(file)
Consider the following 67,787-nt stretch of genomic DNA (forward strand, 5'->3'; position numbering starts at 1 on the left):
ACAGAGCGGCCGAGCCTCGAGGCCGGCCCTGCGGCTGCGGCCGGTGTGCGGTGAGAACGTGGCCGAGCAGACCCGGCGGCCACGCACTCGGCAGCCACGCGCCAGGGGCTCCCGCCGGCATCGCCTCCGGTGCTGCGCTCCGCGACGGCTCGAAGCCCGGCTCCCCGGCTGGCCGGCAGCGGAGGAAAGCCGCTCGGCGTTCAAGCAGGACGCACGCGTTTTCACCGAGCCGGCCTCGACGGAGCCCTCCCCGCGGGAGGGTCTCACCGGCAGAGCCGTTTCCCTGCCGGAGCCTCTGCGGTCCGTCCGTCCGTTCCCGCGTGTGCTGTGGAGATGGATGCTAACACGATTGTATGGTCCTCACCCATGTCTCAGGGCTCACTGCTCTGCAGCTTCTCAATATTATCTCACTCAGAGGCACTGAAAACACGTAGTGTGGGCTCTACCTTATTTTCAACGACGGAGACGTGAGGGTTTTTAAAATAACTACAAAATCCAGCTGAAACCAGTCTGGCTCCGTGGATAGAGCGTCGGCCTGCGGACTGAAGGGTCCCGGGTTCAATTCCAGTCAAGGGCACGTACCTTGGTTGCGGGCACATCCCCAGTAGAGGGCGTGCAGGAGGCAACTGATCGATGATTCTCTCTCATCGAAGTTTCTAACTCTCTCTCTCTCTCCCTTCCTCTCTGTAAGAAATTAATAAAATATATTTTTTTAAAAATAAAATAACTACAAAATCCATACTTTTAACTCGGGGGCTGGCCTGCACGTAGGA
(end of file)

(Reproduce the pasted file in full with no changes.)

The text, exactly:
Consider the following 67,787-nt stretch of genomic DNA (forward strand, 5'->3'; position numbering starts at 1 on the left):
ACAGAGCGGCCGAGCCTCGAGGCCGGCCCTGCGGCTGCGGCCGGTGTGCGGTGAGAACGTGGCCGAGCAGACCCGGCGGCCACGCACTCGGCAGCCACGCGCCAGGGGCTCCCGCCGGCATCGCCTCCGGTGCTGCGCTCCGCGACGGCTCGAAGCCCGGCTCCCCGGCTGGCCGGCAGCGGAGGAAAGCCGCTCGGCGTTCAAGCAGGACGCACGCGTTTTCACCGAGCCGGCCTCGACGGAGCCCTCCCCGCGGGAGGGTCTCACCGGCAGAGCCGTTTCCCTGCCGGAGCCTCTGCGGTCCGTCCGTCCGTTCCCGCGTGTGCTGTGGAGATGGATGCTAACACGATTGTATGGTCCTCACCCATGTCTCAGGGCTCACTGCTCTGCAGCTTCTCAATATTATCTCACTCAGAGGCACTGAAAACACGTAGTGTGGGCTCTACCTTATTTTCAACGACGGAGACGTGAGGGTTTTTAAAATAACTACAAAATCCAGCTGAAACCAGTCTGGCTCCGTGGATAGAGCGTCGGCCTGCGGACTGAAGGGTCCCGGGTTCAATTCCAGTCAAGGGCACGTACCTTGGTTGCGGGCACATCCCCAGTAGAGGGCGTGCAGGAGGCAACTGATCGATGATTCTCTCTCATCGAAGTTTCTAACTCTCTCTCTCTCTCCCTTCCTCTCTGTAAGAAATTAATAAAATATATTTTTTTAAAAATAAAATAACTACAAAATCCATACTTTTAACTCGGGGGCTGGCCTGCACGTAGGA